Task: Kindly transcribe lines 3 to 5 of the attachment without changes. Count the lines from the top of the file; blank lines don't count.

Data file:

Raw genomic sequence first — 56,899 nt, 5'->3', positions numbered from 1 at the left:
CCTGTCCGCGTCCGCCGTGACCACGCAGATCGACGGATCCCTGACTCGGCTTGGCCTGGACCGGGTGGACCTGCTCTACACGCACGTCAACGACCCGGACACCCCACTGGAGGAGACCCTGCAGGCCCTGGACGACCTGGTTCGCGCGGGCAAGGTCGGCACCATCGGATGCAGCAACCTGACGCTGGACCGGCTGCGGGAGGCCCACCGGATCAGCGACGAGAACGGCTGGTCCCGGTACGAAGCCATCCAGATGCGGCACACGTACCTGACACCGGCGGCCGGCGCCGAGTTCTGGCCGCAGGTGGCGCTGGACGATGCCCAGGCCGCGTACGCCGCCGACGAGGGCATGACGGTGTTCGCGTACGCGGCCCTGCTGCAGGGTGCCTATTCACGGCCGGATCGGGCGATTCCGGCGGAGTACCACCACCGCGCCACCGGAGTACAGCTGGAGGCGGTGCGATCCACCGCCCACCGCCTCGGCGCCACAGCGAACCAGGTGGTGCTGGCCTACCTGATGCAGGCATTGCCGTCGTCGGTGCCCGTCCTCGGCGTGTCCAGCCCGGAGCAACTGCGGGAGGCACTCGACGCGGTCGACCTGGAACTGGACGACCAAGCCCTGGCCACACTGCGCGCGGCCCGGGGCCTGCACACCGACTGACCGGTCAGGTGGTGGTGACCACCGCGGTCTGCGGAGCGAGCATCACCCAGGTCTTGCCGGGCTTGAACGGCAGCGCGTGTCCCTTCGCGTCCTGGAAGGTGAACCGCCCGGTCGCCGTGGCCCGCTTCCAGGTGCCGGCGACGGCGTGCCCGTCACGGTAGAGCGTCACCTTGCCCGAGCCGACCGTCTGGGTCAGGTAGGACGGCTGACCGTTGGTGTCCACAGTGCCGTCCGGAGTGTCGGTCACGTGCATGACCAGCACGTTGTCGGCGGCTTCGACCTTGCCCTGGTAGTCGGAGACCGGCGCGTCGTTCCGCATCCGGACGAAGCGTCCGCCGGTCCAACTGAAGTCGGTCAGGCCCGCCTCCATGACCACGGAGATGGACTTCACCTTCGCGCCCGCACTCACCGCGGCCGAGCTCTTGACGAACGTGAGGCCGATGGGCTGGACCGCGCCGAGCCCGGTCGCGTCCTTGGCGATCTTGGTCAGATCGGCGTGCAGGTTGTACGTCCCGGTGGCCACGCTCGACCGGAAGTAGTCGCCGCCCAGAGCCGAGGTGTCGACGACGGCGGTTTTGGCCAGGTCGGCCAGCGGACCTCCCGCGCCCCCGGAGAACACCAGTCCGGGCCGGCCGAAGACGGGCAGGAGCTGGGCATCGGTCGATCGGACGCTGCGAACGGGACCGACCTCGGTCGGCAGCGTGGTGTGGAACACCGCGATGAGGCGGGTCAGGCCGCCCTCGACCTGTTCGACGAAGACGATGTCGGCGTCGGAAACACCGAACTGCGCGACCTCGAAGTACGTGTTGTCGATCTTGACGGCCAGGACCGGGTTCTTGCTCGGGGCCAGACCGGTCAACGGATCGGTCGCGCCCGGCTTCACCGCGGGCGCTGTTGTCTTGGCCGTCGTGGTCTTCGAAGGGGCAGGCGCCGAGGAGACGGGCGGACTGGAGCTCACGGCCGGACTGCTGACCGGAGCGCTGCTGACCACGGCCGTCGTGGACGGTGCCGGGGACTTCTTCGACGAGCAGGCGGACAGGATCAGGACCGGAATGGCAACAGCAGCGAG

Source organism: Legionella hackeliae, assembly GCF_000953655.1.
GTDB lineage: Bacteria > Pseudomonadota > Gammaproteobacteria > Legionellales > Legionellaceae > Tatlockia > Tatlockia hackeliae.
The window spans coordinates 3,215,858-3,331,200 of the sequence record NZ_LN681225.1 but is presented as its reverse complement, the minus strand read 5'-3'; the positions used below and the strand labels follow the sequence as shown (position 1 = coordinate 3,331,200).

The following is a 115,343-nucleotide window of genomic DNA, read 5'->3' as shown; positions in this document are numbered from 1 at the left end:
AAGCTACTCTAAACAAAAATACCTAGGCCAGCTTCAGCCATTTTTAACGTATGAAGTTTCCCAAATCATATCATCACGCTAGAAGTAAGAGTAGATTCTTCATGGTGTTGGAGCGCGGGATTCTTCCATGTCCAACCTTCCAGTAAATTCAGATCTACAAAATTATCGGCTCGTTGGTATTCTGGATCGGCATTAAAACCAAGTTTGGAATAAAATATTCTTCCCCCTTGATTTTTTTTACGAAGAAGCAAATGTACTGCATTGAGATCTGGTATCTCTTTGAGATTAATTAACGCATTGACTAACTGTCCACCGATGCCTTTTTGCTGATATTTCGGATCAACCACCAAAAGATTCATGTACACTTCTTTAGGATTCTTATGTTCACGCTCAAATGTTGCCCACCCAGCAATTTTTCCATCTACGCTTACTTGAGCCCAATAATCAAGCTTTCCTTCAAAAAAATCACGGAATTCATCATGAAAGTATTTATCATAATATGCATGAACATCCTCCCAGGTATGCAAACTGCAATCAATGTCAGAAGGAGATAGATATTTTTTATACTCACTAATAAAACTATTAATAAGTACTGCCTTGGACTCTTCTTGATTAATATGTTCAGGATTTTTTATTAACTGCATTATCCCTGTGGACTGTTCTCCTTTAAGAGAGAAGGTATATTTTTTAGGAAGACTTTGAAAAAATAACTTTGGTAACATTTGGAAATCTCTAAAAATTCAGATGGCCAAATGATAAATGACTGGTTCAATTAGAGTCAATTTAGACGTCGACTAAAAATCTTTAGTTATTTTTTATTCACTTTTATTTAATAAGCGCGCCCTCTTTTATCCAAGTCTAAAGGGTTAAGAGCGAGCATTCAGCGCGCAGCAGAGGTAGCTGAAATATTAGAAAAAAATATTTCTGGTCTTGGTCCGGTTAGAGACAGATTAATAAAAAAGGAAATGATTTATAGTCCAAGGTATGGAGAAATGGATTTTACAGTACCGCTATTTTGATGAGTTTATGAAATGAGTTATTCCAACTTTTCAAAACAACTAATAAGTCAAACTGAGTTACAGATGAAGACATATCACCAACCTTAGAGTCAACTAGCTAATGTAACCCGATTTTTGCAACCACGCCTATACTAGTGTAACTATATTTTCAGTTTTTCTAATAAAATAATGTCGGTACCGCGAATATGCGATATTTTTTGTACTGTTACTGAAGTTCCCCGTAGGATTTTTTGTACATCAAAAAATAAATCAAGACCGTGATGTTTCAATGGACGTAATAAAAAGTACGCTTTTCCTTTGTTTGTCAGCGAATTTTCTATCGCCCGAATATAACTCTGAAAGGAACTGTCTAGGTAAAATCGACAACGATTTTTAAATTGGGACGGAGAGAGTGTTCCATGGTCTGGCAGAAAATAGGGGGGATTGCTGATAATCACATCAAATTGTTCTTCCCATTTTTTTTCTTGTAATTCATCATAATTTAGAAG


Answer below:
Source organism: Legionella hackeliae, assembly GCF_000953655.1.
GTDB lineage: Bacteria > Pseudomonadota > Gammaproteobacteria > Legionellales > Legionellaceae > Tatlockia > Tatlockia hackeliae.
The window spans coordinates 3,215,858-3,331,200 of the sequence record NZ_LN681225.1 but is presented as its reverse complement, the minus strand read 5'-3'; the positions used below and the strand labels follow the sequence as shown (position 1 = coordinate 3,331,200).